Mo Rocca Learns From The Masters: Grandparents

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Every Sunday, Mo Rocca's grandmother made homemade ravioli for the family dinner. He says he deeply regrets that he never learned her recipes before she passed away. But the humorist, actor and familiar voice on NPR has taken that regret and turned it into an opportunity to expand his culinary horizons. In his new TV special, My Grandmother's Ravioli, Rocca travels to the homes of grandparents with a culinary flair and learns how to make their signature dishes.

Rocca says his idea for the show came out of a particularly embarrassing dinner. "I had a friend over for takeout," Rocca tells NPR's Rachel Martin. "Since I don't cook, that's all I could serve him. And he said, 'Do you have any salt? I need some salt.' I said, 'Uh, yeah. I think in the cupboard over the oven that I never use.' And he said, 'That's sugar.' And I realized I didn't even have salt in my apartment. I mean, it's pathetic!"

Rocca says that if he had a time machine, he'd go back 30 years and shadow his grandmother in the kitchen as she prepared bounteous Sunday meals for her family. "She made extraordinary meals," he remembers. "I don't have her anymore, so I'm doing the next best thing, which is learning from the old masters — from grandmothers and grandfathers across the country."

Rocca's first stop was in New Jersey, where he learned how to make paella from Mila Alb, a Filipina grandmother who enjoys sipping champagne and singing over the stove. As she brought out the frozen black-eyed peas, she switched her tune: I got a feeling / tonight's going to be a paella night. "She actually sang that. She's a 73-year-old Filipina grandmother singing Black Eyed Peas parodies. You can't beat that," Rocca says.

Rocca was also instructed in the art of sausage-making by Alb's Romanian husband. "He and I made sausage together with his own Transylvanian grandmother's meat grinder," says Rocca. "What I didn't know until we were actually working the meat grinder is that he escaped from communist Romania clinging to the bottom of a train and then swam across the Danube — and he had his grandmother's meat grinder."

These details charmed Rocca, who loved seeing how natural and at-ease these grandparents were in their kitchens. "It wasn't shtick," he says. "They were just doing what they do in the kitchen."

Rocca also becomes a culinary apprentice to Frank DiGregorio, an Italian grandfather from a tiny town in Italy where everyone shared one communal stove. DiGregorio is a retired doctor whose wife always handled the cooking. When she died five years ago, he interned at a local restaurant to learn how to cook the dishes his wife once made for him.

As they prepared rabbit cacciatore (you can find "Pop's" recipe below), they schemed up a little conspiracy for people who might be squeamish about eating rabbit.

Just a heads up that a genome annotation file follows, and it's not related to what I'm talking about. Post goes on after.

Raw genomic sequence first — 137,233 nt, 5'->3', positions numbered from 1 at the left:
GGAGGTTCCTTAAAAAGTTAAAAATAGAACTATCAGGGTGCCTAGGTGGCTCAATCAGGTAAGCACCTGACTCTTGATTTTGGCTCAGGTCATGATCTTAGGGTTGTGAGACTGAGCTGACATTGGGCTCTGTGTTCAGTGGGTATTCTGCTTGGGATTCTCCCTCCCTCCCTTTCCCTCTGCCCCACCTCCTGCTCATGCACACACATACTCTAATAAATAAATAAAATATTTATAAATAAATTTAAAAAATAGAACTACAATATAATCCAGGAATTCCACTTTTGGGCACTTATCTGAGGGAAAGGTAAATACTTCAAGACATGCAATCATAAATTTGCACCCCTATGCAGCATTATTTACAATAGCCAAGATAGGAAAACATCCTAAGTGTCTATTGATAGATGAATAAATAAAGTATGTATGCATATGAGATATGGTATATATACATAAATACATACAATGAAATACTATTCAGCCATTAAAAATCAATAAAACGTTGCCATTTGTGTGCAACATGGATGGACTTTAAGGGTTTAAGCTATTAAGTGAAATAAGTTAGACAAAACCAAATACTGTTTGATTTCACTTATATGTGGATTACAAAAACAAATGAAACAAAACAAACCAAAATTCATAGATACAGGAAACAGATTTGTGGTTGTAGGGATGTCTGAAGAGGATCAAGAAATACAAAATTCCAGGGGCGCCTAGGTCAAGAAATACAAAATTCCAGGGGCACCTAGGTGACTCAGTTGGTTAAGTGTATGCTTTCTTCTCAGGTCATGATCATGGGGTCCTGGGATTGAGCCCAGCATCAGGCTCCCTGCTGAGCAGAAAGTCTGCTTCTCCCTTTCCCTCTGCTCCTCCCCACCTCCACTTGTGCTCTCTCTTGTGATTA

"What are we going to tell people we're serving them?" Rocca asks.

"Chicken a la cacciatore," DiGregorio says cagily, like he's straight out of The Godfather. "You don't say nothing, I don't say anything."

When Rocca replies with the standard mob movie line, "Capisce," DiGregorio quickly corrects him: "Capito! You gotta talk Italian, you gotta talk it right."

None of the show's dialogue was scripted, Rocca says. "I don't even know if they really wanted me to come to their homes, but they're going to become stars whether they like it or not."

At the end of each show, the grandparents serve the meal they've lovingly created, and their family gathers around to eat it together. "I think that it's an important way to conclude," Rocca explains, "because I think it's why people like these grandparents cook: Because the best thing of all is to bring their families and their loved ones, their friends, together around a table."

Rocca, who's currently single, says he wants to settle down and start a family. "I think frankly that's why I was drawn to the idea," he says. "Maybe when I was younger I would've thought, eh, I'm not really interested in that. But at this point in my life, it's an idea that draws me and that moves me, frankly."

Recipe: Pop's Rabbit Cacciatore

Total time: 55 min.

Serves 4 to 6

1/4 cup extra-virgin olive oil

1 rabbit, cut into 8 pieces (about 3 1/4 pounds)

Salt and freshly ground black pepper

5 cloves garlic, minced

1 pound tomatoes, chopped, with seeds and juices (about 2 1/2 cups)

1 1/3 cups dry white wine

1 tablespoon fresh oregano leaves, chopped

1 tablespoon fresh thyme leaves, chopped

1 lemon, cut into thin round slices

Heat the olive oil in a pan over medium heat. Sprinkle the rabbit with salt and pepper, and sear until golden, about 10 minutes. Add the garlic, tomatoes and white wine. Cover and simmer until the rabbit is cooked through, 20 to 30 minutes. Stir in the herbs and top with lemon slices to finish.

Reprinted by permission of The Food Network/The Cooking Channel.

Copyright 2012 National Public Radio. To see more, visit


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